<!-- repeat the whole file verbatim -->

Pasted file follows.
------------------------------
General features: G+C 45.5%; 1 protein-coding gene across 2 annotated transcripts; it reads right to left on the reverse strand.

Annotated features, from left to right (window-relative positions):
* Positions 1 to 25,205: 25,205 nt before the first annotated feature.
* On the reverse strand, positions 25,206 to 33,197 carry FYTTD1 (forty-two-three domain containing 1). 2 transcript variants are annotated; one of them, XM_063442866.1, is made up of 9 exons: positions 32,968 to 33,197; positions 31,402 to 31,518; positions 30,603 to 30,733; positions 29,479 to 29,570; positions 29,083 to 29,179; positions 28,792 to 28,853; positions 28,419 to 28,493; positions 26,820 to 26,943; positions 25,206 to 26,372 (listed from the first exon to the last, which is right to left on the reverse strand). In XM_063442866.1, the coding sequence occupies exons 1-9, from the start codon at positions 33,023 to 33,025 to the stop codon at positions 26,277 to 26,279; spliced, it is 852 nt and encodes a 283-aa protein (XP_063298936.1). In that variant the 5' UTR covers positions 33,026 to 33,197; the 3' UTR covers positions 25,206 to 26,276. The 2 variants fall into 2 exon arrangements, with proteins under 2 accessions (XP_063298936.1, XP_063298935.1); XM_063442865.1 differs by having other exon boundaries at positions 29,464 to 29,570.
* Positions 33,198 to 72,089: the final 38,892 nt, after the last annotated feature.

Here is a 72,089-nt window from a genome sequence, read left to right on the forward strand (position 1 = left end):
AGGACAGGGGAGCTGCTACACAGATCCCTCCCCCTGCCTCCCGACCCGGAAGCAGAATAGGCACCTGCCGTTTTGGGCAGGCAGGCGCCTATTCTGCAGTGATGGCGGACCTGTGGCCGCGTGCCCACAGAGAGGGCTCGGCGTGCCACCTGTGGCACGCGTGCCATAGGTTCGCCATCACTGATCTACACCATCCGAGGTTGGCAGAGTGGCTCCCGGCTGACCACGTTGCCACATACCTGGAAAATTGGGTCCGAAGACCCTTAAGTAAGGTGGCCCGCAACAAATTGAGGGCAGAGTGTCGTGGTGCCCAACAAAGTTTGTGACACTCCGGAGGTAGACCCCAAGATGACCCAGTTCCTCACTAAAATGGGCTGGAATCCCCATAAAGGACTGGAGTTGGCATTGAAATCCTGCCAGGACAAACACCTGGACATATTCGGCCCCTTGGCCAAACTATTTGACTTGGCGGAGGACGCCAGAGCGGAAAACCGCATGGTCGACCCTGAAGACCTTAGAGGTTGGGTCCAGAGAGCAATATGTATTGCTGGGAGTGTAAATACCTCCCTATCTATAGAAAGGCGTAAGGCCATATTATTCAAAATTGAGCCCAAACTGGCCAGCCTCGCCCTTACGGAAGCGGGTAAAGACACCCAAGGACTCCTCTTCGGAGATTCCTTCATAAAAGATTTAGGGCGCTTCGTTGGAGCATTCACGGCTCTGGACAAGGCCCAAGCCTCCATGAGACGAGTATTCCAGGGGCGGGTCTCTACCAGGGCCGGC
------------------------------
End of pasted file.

General features: G+C 45.5%; 1 protein-coding gene across 2 annotated transcripts; it reads right to left on the reverse strand.

Annotated features, from left to right (window-relative positions):
* Positions 1 to 25,205: 25,205 nt before the first annotated feature.
* On the reverse strand, positions 25,206 to 33,197 carry FYTTD1 (forty-two-three domain containing 1). 2 transcript variants are annotated; one of them, XM_063442866.1, is made up of 9 exons: positions 32,968 to 33,197; positions 31,402 to 31,518; positions 30,603 to 30,733; positions 29,479 to 29,570; positions 29,083 to 29,179; positions 28,792 to 28,853; positions 28,419 to 28,493; positions 26,820 to 26,943; positions 25,206 to 26,372 (listed from the first exon to the last, which is right to left on the reverse strand). In XM_063442866.1, the coding sequence occupies exons 1-9, from the start codon at positions 33,023 to 33,025 to the stop codon at positions 26,277 to 26,279; spliced, it is 852 nt and encodes a 283-aa protein (XP_063298936.1). In that variant the 5' UTR covers positions 33,026 to 33,197; the 3' UTR covers positions 25,206 to 26,276. The 2 variants fall into 2 exon arrangements, with proteins under 2 accessions (XP_063298936.1, XP_063298935.1); XM_063442865.1 differs by having other exon boundaries at positions 29,464 to 29,570.
* Positions 33,198 to 72,089: the final 38,892 nt, after the last annotated feature.

Here is a 72,089-nt window from a genome sequence, read left to right on the forward strand (position 1 = left end):
AGGACAGGGGAGCTGCTACACAGATCCCTCCCCCTGCCTCCCGACCCGGAAGCAGAATAGGCACCTGCCGTTTTGGGCAGGCAGGCGCCTATTCTGCAGTGATGGCGGACCTGTGGCCGCGTGCCCACAGAGAGGGCTCGGCGTGCCACCTGTGGCACGCGTGCCATAGGTTCGCCATCACTGATCTACACCATCCGAGGTTGGCAGAGTGGCTCCCGGCTGACCACGTTGCCACATACCTGGAAAATTGGGTCCGAAGACCCTTAAGTAAGGTGGCCCGCAACAAATTGAGGGCAGAGTGTCGTGGTGCCCAACAAAGTTTGTGACACTCCGGAGGTAGACCCCAAGATGACCCAGTTCCTCACTAAAATGGGCTGGAATCCCCATAAAGGACTGGAGTTGGCATTGAAATCCTGCCAGGACAAACACCTGGACATATTCGGCCCCTTGGCCAAACTATTTGACTTGGCGGAGGACGCCAGAGCGGAAAACCGCATGGTCGACCCTGAAGACCTTAGAGGTTGGGTCCAGAGAGCAATATGTATTGCTGGGAGTGTAAATACCTCCCTATCTATAGAAAGGCGTAAGGCCATATTATTCAAAATTGAGCCCAAACTGGCCAGCCTCGCCCTTACGGAAGCGGGTAAAGACACCCAAGGACTCCTCTTCGGAGATTCCTTCATAAAAGATTTAGGGCGCTTCGTTGGAGCATTCACGGCTCTGGACAAGGCCCAAGCCTCCATGAGACGAGTATTCCAGGGGCGGGTCTCTACCAGGGCCGGC